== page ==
Valve permanently bans over 40K Dota 2 cheaters
Valve, the publisher behind the popular video game Dota 2, has announced that it has permanently banned over 40,000 accounts for exploiting third-party software.
The third-party cheat program was said to have given players access to hidden data within the Dota 2 client to give them advantages in matches.
Although Valve did not elaborate further on this information, there have been multiple reports of players being aware when they are within enemy ward vision.
Possessing such knowledge would give teams a significant edge on the field, allowing them to anticipate their opponents’ movements and reactions better.
In their latest official blog post, the Dota 2 team announced that after discovering how the cheats worked, Valve set a “honeypot” trap in a recent game patch to identify anyone trying to use third-party cheat software. Valve explained that “every ban was well-deserved.”
Valve told the public about the move via the Dota 2 website and social media, announcing on February 21 that it would be effective immediately. These bans are part of a larger attempt to clean up the game after discovering and fixing the underlying flaws that made cheating possible.
While 40,000 isn’t a large number for a game with a daily peak of approximately 600,000 players on Steam, it’s still significant. If these accounts belonged to active gamers, the player base would have decreased by over seven percent.
The publisher claimed that the fight against cheaters and cheat developers is typically conducted secretly but hoped to make this example public to clarify their stance.
Valve concluded its announcement by warning that no one will be immune to the ban. Anyone who runs any application that reads data from the Dota 2 client while playing the game will be permanently banned going forward.
The ban also extends to professional players. The publisher said they would prohibit pro players from participating in any Valve competitive events if they found that their accounts used cheating software.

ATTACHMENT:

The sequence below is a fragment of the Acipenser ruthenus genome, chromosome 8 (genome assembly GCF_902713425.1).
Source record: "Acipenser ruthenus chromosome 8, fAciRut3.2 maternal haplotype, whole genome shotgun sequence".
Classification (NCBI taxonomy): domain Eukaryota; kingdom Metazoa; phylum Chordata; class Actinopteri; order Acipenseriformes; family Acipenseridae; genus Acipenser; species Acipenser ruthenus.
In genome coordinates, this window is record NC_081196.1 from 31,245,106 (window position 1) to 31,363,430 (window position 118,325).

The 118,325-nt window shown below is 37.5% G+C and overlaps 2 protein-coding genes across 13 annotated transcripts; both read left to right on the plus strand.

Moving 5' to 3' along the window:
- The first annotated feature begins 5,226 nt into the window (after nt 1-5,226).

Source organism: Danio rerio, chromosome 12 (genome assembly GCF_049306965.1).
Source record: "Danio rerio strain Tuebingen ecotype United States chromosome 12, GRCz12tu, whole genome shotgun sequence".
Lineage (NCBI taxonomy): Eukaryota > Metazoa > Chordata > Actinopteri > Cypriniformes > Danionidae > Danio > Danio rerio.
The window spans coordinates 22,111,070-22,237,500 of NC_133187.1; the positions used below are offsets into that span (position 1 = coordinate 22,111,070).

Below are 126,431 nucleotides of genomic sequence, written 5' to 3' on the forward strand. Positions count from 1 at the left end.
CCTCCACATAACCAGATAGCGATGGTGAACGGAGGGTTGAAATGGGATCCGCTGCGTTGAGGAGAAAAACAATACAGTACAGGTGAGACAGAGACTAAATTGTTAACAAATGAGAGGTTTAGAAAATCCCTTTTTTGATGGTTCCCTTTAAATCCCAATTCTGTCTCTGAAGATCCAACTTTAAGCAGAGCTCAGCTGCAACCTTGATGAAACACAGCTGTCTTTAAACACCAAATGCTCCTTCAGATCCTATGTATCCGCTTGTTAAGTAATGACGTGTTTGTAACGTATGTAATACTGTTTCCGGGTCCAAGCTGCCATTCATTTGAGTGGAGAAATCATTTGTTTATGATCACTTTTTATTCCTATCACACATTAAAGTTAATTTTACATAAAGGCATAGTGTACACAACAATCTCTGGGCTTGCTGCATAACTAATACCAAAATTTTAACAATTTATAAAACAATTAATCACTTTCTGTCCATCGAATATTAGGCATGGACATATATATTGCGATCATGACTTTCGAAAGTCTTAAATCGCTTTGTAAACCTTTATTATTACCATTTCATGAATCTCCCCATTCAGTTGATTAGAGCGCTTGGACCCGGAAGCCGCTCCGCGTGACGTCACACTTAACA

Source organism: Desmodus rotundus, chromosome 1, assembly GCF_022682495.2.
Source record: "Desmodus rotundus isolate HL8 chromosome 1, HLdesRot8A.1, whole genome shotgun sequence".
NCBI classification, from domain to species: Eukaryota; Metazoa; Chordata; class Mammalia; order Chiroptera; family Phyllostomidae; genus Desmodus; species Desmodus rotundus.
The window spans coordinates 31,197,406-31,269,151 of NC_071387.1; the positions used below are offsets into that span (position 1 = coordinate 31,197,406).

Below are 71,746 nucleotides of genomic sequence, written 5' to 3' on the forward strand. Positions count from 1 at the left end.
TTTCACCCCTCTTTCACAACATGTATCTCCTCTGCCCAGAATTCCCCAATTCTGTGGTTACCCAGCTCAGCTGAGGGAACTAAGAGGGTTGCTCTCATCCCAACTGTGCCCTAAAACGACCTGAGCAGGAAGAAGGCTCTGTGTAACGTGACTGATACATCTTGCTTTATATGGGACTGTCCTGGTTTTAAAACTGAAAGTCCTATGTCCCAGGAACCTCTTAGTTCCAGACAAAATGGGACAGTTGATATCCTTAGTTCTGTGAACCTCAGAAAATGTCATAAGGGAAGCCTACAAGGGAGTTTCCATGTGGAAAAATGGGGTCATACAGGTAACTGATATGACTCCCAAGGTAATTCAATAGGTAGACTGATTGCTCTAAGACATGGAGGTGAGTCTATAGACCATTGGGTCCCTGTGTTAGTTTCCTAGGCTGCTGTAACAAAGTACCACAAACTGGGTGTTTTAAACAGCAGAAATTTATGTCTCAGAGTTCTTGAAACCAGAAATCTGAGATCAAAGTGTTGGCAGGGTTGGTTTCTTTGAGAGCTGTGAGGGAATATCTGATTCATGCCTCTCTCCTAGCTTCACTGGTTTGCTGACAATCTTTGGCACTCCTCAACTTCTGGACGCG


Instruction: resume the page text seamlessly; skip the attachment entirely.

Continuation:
At this time, it is unknown whether or not any professional player accounts have been banned. However, Tundra esports captain Wu “Sneyking” Jingjun said it would be “spicy” if it happened.
Since December 2022, the Dota community and several well-known players have come together to share information and try to get Valve’s attention on widespread cheating and hacking problems.
Four cheating software, the earliest of which dates back to 2020, were discovered to be fully functional in Dota 2, demonstrating how far behind Valve was in updating its anti-cheat technologies.
Even in the professional world, there were allegations of pro players using cheating software. In early January, the Knights, a team from China, was suspected of map hacking, and the community was left wondering how they managed to qualify for the Lima Major.
A caster noticed the team’s incredible precision in neutralizing wards and strange movements throughout the map. The host of the Chinese DPC, Perfect World, then conducted an inquiry on the claims and sent its findings to Valve.
After viewing the video summarizing the allegations, Sneyking felt that the evidence against Knights appeared to be “pretty damning.” Although Sneyking hadn’t watched all of their games, he concluded that they were de-warding and placing themselves in a way typical for teams with a Slark, a hero who can recognize wards.